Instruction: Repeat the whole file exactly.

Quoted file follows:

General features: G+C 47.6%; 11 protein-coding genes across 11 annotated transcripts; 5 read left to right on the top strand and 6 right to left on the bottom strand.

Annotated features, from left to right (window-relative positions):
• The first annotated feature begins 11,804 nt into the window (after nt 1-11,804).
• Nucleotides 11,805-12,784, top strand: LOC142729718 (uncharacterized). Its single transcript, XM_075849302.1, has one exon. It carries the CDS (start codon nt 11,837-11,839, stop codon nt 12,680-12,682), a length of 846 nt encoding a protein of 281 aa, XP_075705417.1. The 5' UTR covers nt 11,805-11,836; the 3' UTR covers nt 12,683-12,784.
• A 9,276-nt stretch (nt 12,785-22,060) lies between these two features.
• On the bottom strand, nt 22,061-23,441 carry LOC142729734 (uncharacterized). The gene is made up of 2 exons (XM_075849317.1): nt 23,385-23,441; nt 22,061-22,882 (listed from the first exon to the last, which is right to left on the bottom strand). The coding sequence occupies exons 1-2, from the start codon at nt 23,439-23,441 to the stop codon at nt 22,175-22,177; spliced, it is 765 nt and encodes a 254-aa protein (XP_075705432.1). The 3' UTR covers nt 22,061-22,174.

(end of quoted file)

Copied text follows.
General features: G+C 47.6%; 11 protein-coding genes across 11 annotated transcripts; 5 read left to right on the top strand and 6 right to left on the bottom strand.

Annotated features, from left to right (window-relative positions):
• The first annotated feature begins 11,804 nt into the window (after nt 1-11,804).
• Nucleotides 11,805-12,784, top strand: LOC142729718 (uncharacterized). Its single transcript, XM_075849302.1, has one exon. It carries the CDS (start codon nt 11,837-11,839, stop codon nt 12,680-12,682), a length of 846 nt encoding a protein of 281 aa, XP_075705417.1. The 5' UTR covers nt 11,805-11,836; the 3' UTR covers nt 12,683-12,784.
• A 9,276-nt stretch (nt 12,785-22,060) lies between these two features.
• On the bottom strand, nt 22,061-23,441 carry LOC142729734 (uncharacterized). The gene is made up of 2 exons (XM_075849317.1): nt 23,385-23,441; nt 22,061-22,882 (listed from the first exon to the last, which is right to left on the bottom strand). The coding sequence occupies exons 1-2, from the start codon at nt 23,439-23,441 to the stop codon at nt 22,175-22,177; spliced, it is 765 nt and encodes a 254-aa protein (XP_075705432.1). The 3' UTR covers nt 22,061-22,174.